Repositories for scientific data
Scientific data can be stored in various field repositories, e.g. Czech Social Science Data Archive, Lindat / Clarin repositories, in institutional repositories e.g. ASEP (Czech Academy of Sciences), or general repositories, where it is possible to enter scientific data regardless of the field focus, e.g. Zenodo, Dryad.
Zenodo is a general-purpose open repository developed under the OpenAIRE program and operated by CERN. It allows depositing research papers, datasets, research software, reports, and any other research-related digital artefacts. Zenodo is compliant with the data management requirements of Horizon Europe, the ERC and other EU research and innovation funding programmes.
When looking for a suitable repository for scientific data, it is advisable to find out what services it provides when publishing data. For example, whether:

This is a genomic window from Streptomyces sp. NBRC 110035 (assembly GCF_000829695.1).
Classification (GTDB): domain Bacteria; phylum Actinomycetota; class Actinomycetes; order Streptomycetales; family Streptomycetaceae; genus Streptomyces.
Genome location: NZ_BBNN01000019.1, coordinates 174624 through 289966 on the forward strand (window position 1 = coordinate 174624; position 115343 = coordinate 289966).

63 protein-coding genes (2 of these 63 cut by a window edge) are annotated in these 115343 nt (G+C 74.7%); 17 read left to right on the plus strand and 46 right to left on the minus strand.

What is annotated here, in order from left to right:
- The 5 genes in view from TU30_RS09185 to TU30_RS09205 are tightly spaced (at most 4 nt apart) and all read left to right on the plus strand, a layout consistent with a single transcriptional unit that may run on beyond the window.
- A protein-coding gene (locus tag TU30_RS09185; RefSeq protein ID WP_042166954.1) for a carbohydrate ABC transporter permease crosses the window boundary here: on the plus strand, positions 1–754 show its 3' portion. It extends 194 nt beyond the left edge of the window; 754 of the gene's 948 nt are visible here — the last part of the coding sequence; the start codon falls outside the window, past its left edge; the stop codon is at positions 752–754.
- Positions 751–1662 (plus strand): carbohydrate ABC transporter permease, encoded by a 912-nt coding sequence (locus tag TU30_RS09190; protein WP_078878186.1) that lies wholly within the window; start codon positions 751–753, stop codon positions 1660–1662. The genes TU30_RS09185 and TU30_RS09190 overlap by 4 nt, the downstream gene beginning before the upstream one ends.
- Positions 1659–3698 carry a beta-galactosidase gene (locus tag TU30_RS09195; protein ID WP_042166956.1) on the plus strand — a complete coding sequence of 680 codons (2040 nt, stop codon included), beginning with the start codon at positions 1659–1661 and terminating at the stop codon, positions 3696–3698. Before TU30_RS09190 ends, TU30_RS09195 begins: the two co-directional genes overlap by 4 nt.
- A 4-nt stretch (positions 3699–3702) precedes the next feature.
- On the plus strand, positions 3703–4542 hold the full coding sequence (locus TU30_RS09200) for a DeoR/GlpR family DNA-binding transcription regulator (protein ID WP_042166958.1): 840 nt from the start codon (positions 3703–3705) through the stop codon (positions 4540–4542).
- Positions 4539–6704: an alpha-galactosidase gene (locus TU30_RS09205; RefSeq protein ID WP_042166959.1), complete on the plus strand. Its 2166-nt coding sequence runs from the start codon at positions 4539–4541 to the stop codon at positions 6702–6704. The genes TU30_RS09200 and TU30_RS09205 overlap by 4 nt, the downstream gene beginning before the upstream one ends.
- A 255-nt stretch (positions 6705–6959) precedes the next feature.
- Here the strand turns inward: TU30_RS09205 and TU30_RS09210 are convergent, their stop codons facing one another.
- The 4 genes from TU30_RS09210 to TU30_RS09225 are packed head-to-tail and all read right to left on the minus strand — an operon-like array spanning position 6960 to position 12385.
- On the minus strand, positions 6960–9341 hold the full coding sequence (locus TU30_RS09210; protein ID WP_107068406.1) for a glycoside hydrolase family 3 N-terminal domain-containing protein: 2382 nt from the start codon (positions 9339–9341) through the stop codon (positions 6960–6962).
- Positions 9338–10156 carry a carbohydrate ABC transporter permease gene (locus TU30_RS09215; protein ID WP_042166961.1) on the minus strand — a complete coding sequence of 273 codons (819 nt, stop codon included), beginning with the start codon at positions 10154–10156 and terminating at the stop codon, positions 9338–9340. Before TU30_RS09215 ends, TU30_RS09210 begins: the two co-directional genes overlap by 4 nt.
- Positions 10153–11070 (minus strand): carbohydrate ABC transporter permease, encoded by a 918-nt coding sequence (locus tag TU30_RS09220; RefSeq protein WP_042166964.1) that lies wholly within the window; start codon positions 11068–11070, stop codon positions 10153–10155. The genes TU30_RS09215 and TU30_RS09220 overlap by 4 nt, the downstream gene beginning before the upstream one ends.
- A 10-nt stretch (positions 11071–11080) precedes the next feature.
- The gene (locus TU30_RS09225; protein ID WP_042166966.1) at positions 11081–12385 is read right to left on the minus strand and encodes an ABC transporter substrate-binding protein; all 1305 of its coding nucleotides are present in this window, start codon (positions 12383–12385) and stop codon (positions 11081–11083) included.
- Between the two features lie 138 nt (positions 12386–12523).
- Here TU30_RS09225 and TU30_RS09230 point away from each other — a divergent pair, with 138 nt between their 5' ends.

- It provides open access
- It is legalized or certified
- It assigns a persistent identifier (e.g. DOI)
- It allows you to have an introductory page with metadata,
- It indicates under what conditions the data can be used - granting a license
- It allows versioning, etc.
To find a suitable repository for storing and publishing scientific data, you can use the international register of data repositories: www.re3data.org. For the record of each repository, you can find a series of pictograms that inform about the provided repository options (open access, DOI identifier, etc).
Journals that usually publish articles describing a longer dataset that is stored in a repository. To draw attention to the possibility of using a freely available dataset, its scope, quality and potential.
Journals deal with valuable metadata datasets, easy search and citation options. They can use various alternative review options. Journals can be purely data-based or combined and are mostly various fields -oriented. E.g. Research Data Journal for the Humanities and Social Sciences (RDJ), International Journal of Epidemiology, Geoscience Data Journal. More examples here.